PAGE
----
Molecular evolution

8.1 The neutral theory

• The neutral theory and its predictions for levels of polymorphism and rates of divergence.

• The nearly neutral theory.

The field of molecular evolution involves the study of DNA, RNA, and protein sequences with the goal of elucidating the processes that cause both change and constancy among sequences over time. One approach to molecular evolution is to focus on a specific gene, seeking to test hypotheses about what parts of that specific sequence are most likely involved in some function or in the regulation of transcription. Another type of inquiry in molecular evolution involves testing hypotheses about the population genetic processes that have operated on sequences in the past using DNA sequence data. This latter type of research often seeks to distinguish whether a pattern of variation in a sample of DNA sequences is consistent with genetic drift or with certain forms of natural selection. The common feature of all hypothesis tests in studies of molecular evolution is the use of null and alternative hypotheses for the patterns and rates of sequence change. This chapter will introduce the conceptual foundations behind many of the most commonly used null and alternative hypotheses in molecular evolution. Although this chapter focuses exclusively on DNA sequences, the concepts presented are sometimes applicable to protein sequences as well.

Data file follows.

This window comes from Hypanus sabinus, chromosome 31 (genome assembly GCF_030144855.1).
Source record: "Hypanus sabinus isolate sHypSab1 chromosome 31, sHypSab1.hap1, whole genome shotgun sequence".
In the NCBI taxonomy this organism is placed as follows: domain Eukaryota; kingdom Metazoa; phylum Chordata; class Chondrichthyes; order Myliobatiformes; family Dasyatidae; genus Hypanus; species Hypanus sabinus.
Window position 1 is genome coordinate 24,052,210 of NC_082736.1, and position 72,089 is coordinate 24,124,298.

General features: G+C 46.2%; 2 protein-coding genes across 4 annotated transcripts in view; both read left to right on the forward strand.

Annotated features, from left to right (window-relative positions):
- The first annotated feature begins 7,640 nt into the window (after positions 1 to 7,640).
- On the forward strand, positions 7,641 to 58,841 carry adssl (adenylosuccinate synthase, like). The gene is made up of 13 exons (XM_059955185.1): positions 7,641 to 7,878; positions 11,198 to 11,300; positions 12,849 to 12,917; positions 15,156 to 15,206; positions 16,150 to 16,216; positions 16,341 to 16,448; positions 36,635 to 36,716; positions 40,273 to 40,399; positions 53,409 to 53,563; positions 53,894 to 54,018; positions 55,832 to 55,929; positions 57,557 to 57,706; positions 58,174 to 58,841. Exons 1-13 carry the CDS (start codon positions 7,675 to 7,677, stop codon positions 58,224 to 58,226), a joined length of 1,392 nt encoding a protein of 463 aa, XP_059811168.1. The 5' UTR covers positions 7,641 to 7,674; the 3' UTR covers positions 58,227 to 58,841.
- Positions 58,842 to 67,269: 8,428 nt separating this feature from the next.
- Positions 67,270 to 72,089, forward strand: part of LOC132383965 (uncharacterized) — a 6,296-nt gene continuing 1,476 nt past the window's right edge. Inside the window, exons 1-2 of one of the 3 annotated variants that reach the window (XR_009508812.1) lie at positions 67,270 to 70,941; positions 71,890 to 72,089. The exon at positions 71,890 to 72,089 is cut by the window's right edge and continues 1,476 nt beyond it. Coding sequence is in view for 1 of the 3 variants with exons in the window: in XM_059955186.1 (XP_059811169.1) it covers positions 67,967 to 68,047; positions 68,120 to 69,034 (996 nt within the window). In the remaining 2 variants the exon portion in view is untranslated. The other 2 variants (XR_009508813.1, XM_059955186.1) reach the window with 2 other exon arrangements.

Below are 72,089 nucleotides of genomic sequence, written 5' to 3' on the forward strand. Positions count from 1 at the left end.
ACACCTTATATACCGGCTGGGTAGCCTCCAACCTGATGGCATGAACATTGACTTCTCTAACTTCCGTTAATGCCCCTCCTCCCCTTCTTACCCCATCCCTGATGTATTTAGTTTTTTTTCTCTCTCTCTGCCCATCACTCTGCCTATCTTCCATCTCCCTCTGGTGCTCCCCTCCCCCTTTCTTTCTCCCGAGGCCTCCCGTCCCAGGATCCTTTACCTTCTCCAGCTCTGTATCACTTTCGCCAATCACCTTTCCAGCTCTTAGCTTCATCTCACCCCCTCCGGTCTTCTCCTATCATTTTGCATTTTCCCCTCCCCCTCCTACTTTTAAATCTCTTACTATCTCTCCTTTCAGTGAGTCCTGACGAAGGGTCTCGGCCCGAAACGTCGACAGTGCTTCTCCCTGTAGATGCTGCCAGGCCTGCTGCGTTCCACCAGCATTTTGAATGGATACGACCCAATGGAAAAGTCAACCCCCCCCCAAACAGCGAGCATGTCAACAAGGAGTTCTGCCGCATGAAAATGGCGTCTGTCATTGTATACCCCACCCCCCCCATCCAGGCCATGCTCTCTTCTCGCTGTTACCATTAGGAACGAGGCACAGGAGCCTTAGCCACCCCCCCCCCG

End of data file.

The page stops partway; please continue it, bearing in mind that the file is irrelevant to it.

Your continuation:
The neutral theory now forms the basis of the most widely employed null model in molecular evolution. The neutral theory adopts the perspective that most mutations have little or no fitness advantage or disadvantage and are therefore selectively neutral. Genetic drift is therefore the primary evolutionary process that dictates the fate (fixation or loss) of newly occurring mutations. When it was originally proposed, the neutral theory was a major departure from orthodox population genetic theory of the time.

In the 1950s and 1960s, it was widely thought that most mutations would have substantial fitness differences and therefore the fate of most mutations was dictated by natural selection. Motoo Kimura (shown in Fig. 8.1) argued instead that the interplay of mutation and genetic drift could explain many of the patterns of genetic variation and the evolution of protein and DNA sequences seen in biological populations (Kimura 1968, reviewed in Kimura 1983a). King and Jukes (1969) also proposed a similar idea at around the same time. (The controversy generated by the neutral theory as well as some of the logic behind Kimura's proposal of the neutral theory is

Figure 8.1 Motoo Kimura (on left) and James Crow in 1986 on the occasion of Kimura being awarded an honorary doctoral degree at the University of Wisconsin, Madison, WI, USA. Kimura pioneered the use of diffusion equations to determine quantities such as the average time until fixation or until loss for neutral mutations. Based on these foundations, he proposed the neutral theory of molecular evolution in 1968. Kimura and Crow collaborated to develop some of the basic expectations for neutral genetic variation. Crow mentored and encouraged many people who became influential contributors to population genetics, including Kimura. Photograph kindly provided by J. Crow.